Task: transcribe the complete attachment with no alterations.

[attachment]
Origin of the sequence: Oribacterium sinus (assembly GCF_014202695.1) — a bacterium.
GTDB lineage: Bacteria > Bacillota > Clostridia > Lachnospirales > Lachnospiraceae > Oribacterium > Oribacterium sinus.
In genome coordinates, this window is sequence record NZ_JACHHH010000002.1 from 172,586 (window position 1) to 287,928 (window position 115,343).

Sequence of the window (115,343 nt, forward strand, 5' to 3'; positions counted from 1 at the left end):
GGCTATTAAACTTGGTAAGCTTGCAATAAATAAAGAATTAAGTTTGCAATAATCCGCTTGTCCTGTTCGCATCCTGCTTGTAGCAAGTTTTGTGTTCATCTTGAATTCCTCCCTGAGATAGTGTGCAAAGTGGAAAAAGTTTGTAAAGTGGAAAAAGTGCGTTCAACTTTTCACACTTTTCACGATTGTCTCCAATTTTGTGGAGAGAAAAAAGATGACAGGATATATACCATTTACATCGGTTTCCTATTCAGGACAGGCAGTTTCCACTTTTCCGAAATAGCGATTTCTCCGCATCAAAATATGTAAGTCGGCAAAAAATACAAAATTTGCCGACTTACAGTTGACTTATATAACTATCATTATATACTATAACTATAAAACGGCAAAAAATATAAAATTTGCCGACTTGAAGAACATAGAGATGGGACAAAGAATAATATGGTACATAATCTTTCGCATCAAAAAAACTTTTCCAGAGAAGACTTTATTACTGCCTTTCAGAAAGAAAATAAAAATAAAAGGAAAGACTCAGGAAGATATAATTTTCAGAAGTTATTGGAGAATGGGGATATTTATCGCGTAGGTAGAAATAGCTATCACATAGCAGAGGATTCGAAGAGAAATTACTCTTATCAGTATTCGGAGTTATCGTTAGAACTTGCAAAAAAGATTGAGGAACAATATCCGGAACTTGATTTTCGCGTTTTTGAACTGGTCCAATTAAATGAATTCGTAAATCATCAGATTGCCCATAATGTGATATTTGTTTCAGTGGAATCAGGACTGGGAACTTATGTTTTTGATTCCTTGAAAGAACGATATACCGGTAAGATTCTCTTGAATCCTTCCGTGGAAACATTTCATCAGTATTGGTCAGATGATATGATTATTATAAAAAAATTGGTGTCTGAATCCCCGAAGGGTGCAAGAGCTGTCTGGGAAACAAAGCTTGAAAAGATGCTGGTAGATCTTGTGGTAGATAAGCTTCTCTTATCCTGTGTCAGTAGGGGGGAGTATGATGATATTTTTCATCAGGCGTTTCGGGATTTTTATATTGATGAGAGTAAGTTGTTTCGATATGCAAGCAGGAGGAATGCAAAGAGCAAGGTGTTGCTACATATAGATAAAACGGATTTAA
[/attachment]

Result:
Origin of the sequence: Oribacterium sinus (assembly GCF_014202695.1) — a bacterium.
GTDB lineage: Bacteria > Bacillota > Clostridia > Lachnospirales > Lachnospiraceae > Oribacterium > Oribacterium sinus.
In genome coordinates, this window is sequence record NZ_JACHHH010000002.1 from 172,586 (window position 1) to 287,928 (window position 115,343).

Sequence of the window (115,343 nt, forward strand, 5' to 3'; positions counted from 1 at the left end):
GGCTATTAAACTTGGTAAGCTTGCAATAAATAAAGAATTAAGTTTGCAATAATCCGCTTGTCCTGTTCGCATCCTGCTTGTAGCAAGTTTTGTGTTCATCTTGAATTCCTCCCTGAGATAGTGTGCAAAGTGGAAAAAGTTTGTAAAGTGGAAAAAGTGCGTTCAACTTTTCACACTTTTCACGATTGTCTCCAATTTTGTGGAGAGAAAAAAGATGACAGGATATATACCATTTACATCGGTTTCCTATTCAGGACAGGCAGTTTCCACTTTTCCGAAATAGCGATTTCTCCGCATCAAAATATGTAAGTCGGCAAAAAATACAAAATTTGCCGACTTACAGTTGACTTATATAACTATCATTATATACTATAACTATAAAACGGCAAAAAATATAAAATTTGCCGACTTGAAGAACATAGAGATGGGACAAAGAATAATATGGTACATAATCTTTCGCATCAAAAAAACTTTTCCAGAGAAGACTTTATTACTGCCTTTCAGAAAGAAAATAAAAATAAAAGGAAAGACTCAGGAAGATATAATTTTCAGAAGTTATTGGAGAATGGGGATATTTATCGCGTAGGTAGAAATAGCTATCACATAGCAGAGGATTCGAAGAGAAATTACTCTTATCAGTATTCGGAGTTATCGTTAGAACTTGCAAAAAAGATTGAGGAACAATATCCGGAACTTGATTTTCGCGTTTTTGAACTGGTCCAATTAAATGAATTCGTAAATCATCAGATTGCCCATAATGTGATATTTGTTTCAGTGGAATCAGGACTGGGAACTTATGTTTTTGATTCCTTGAAAGAACGATATACCGGTAAGATTCTCTTGAATCCTTCCGTGGAAACATTTCATCAGTATTGGTCAGATGATATGATTATTATAAAAAAATTGGTGTCTGAATCCCCGAAGGGTGCAAGAGCTGTCTGGGAAACAAAGCTTGAAAAGATGCTGGTAGATCTTGTGGTAGATAAGCTTCTCTTATCCTGTGTCAGTAGGGGGGAGTATGATGATATTTTTCATCAGGCGTTTCGGGATTTTTATATTGATGAGAGTAAGTTGTTTCGATATGCAAGCAGGAGGAATGCAAAGAGCAAGGTGTTGCTACATATAGATAAAACGGATTTAA